This is the fourth post in our series about how and why we do Small Groups. Catch up on Part 1Part 2 and Part 3.

After Large Group (or Power Up), we suggest a follow-up set of activities that we call Catch On—because we want them to take what they just heard, to review and process it, as well as apply it.
We provide four different types of activities each week and we recommend two not to miss right at the beginning if you’re having trouble choosing. (Remember, we don’t expect or want you to do everything—but to pick and choose what would work best for your kids in your ministry in your space.)
1. Bible Story Review—There are all sorts of research on the importance of reviewing what you just heard or saw in order to remember it, otherwise it might not stick in your long-term memory and be there later when you need it.
*Some examples include: We use objects to help prompt kids to remember key points in the story, we fold paper for a keepsake, act out the story ourselves with props, work a maze that traces events in order and even pin the tail to review.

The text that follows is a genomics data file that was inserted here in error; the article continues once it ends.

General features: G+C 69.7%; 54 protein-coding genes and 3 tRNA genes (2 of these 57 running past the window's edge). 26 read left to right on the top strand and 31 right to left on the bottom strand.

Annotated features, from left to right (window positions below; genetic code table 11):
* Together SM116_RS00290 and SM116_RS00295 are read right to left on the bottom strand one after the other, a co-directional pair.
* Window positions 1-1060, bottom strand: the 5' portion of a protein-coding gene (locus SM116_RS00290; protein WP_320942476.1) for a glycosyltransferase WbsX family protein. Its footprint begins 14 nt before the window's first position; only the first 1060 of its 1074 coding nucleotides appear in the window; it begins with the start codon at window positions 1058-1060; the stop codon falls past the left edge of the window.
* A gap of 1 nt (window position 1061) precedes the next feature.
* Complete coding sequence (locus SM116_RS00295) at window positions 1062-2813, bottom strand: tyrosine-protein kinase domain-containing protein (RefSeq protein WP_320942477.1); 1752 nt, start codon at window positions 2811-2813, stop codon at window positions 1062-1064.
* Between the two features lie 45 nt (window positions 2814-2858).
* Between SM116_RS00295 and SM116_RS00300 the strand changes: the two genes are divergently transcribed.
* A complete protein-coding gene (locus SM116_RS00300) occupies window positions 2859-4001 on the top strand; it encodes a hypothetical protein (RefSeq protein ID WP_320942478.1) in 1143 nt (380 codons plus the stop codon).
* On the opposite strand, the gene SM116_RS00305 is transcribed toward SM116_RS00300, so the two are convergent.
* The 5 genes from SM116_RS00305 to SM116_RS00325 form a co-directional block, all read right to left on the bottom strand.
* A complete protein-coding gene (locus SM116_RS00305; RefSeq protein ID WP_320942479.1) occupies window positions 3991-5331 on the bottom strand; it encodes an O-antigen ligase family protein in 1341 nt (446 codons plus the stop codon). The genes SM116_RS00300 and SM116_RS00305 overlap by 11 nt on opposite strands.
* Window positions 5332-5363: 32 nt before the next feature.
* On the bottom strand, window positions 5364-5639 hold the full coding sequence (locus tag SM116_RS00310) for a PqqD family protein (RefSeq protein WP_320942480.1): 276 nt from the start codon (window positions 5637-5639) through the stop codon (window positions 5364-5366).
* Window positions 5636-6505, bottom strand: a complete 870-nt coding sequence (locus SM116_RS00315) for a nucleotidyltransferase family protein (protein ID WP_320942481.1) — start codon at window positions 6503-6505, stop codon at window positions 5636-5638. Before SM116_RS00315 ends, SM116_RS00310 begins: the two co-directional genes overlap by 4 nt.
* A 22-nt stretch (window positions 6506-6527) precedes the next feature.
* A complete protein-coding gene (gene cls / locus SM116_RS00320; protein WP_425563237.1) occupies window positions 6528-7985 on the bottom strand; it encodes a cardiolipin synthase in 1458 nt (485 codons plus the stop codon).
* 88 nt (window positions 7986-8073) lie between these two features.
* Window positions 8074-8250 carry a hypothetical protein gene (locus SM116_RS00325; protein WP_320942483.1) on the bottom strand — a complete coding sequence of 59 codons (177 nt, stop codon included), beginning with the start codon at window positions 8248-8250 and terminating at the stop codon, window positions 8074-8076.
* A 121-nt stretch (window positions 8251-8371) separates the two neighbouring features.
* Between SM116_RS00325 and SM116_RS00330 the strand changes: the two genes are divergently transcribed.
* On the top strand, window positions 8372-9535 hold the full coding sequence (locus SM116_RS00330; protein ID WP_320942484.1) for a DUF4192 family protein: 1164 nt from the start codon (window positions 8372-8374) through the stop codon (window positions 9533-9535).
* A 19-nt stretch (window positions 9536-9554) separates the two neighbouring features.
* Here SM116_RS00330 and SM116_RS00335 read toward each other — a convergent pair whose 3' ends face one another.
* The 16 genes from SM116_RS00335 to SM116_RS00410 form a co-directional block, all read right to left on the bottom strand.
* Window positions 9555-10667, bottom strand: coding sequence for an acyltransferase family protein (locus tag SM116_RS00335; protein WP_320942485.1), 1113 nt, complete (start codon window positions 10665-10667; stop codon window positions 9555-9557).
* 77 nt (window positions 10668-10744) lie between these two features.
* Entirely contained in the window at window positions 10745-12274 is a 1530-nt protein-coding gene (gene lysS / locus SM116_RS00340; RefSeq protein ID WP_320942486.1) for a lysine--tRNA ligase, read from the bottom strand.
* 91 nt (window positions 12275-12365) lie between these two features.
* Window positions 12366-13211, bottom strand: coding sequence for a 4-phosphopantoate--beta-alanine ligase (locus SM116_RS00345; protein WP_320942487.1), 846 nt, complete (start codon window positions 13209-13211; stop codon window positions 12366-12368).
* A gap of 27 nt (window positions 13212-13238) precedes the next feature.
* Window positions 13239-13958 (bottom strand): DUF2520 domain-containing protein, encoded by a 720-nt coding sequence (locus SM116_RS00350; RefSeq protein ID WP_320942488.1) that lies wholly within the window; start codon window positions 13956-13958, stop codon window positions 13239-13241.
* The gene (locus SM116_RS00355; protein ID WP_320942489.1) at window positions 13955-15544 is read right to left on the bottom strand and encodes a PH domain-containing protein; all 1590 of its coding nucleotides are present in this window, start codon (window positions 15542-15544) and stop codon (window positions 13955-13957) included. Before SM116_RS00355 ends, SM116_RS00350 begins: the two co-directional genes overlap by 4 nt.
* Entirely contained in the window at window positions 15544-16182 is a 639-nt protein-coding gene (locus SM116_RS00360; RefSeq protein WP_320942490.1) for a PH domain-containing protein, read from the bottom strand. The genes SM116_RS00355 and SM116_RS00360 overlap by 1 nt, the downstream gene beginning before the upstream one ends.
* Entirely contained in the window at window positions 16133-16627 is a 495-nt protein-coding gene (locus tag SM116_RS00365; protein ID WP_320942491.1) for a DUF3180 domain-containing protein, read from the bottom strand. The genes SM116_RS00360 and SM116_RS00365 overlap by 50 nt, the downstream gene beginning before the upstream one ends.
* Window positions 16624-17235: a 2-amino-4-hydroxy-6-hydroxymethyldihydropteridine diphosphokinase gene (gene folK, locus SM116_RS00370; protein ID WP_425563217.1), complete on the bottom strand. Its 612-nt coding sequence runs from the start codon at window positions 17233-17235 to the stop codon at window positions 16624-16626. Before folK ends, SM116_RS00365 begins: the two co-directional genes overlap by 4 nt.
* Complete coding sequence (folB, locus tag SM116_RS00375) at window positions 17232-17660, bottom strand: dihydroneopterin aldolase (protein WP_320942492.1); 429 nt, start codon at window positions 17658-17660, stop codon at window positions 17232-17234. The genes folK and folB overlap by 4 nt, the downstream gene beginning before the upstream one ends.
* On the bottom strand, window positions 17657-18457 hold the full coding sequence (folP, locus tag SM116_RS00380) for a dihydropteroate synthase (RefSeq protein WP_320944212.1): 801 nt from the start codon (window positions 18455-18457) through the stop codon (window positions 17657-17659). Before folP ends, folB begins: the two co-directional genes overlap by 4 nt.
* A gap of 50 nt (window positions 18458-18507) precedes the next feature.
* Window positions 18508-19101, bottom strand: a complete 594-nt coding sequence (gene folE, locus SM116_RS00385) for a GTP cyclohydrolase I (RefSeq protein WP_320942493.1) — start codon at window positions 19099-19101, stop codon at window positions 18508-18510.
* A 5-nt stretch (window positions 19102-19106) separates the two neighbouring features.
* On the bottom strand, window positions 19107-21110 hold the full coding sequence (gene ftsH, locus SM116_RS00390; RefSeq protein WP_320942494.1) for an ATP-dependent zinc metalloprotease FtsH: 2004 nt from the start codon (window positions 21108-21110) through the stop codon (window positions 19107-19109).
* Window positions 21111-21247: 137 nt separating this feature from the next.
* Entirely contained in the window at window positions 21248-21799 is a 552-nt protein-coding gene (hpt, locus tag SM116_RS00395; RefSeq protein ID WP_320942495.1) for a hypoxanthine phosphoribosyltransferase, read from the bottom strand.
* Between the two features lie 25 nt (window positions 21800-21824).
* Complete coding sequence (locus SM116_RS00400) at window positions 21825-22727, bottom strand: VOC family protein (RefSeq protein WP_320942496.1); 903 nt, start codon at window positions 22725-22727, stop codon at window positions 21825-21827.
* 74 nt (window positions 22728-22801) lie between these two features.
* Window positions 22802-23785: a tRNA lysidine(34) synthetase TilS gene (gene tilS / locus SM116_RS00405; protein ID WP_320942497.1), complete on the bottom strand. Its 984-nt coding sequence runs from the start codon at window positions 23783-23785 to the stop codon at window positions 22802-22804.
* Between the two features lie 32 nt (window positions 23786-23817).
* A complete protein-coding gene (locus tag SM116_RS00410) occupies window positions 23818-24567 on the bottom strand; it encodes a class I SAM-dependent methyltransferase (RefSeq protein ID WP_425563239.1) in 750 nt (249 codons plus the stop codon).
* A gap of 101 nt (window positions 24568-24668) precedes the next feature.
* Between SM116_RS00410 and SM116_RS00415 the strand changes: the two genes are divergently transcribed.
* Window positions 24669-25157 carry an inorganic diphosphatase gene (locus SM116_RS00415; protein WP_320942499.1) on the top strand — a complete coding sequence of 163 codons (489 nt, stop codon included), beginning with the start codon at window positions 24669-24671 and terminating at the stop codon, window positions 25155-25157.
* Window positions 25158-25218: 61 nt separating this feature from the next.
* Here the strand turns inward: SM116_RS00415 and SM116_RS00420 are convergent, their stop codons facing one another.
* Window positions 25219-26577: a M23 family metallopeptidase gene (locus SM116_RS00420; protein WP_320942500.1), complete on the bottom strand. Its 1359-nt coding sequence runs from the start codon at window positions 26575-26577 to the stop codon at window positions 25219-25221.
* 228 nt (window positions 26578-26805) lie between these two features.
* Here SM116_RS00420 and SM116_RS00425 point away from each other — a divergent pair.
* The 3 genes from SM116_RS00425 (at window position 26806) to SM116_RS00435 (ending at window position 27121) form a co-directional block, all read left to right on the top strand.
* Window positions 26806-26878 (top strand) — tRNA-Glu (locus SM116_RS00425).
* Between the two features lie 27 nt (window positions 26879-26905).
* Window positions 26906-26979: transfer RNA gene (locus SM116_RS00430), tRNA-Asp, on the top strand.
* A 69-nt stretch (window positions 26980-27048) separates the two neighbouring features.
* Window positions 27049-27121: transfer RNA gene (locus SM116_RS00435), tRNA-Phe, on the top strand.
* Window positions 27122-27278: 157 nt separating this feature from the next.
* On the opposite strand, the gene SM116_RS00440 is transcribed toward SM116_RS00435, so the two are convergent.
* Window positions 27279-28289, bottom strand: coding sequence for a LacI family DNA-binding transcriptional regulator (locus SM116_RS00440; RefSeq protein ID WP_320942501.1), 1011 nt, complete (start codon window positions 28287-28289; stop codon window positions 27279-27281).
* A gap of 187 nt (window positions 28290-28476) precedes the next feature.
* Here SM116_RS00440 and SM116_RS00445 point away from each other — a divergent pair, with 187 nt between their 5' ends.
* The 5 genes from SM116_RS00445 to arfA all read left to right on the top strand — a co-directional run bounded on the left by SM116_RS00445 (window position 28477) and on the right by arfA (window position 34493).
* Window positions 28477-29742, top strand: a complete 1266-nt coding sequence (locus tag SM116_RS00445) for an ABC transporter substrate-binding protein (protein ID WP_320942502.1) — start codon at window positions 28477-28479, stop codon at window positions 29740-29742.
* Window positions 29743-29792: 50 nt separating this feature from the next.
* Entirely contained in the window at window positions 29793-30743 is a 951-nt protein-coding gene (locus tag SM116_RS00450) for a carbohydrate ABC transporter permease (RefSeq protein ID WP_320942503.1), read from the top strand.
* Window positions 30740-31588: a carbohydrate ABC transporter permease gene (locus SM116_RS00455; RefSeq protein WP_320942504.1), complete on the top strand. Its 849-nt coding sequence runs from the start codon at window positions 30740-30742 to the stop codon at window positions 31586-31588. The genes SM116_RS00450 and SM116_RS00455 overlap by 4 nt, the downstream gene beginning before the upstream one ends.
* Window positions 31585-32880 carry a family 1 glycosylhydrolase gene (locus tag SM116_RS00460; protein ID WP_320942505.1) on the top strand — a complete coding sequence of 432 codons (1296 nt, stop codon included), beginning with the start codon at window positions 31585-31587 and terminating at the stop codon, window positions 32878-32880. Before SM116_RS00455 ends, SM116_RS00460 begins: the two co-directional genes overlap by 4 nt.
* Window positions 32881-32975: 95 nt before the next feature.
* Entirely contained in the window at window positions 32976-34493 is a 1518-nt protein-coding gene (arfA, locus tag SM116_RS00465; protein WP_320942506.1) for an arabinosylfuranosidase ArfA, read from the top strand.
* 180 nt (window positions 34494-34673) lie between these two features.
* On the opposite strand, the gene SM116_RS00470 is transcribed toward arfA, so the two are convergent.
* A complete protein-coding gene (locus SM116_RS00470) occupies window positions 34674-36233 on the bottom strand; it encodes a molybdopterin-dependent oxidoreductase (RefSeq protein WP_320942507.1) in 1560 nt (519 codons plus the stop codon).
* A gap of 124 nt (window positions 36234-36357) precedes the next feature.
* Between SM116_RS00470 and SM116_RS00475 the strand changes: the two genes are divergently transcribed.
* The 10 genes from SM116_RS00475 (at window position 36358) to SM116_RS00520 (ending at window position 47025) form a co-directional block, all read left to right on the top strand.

2. Memory Verse Review—Besides remembering the Bible story, we have one verse that we want to help kids remember all month long that helps us to focus on the big idea we’re learning. These activities help us to practice and learn it by heart.
*Some examples include: We will do relays, act it out, link arms saying just one word of the verse at a time, play hopscotch, create our own songs and cheers.
3. Application—We want to help kids realize that what they’re learning inside of church also applies outside it in their everyday lives. These activities and application statements are designed to help kids make the connections between these biblical truths and principles with their own thoughts and experiences.
*Some examples include: Playing memory, acting out situations and changing the ending, building card houses, talking and unpacking what a word really means.
4. Prayer—We think it’s ideal to end your time with kids in prayer. This is relational—connecting them to God, you and each other. It helps them to feel not alone and to realize that there’s help and support available—not just at church, but anytime if they talk to God. We highlight a lot of different ways kids can reflect and share, so that they don’t feel that they always have to pray out loud.
*Some examples include: Drawing and writing on boxes, on scraps of paper around a pretend fire, on labels, in a tent with a flashlight; doodling; creating a prayer plan; thanking God for others; and talking about the difference between being whole and half-hearted.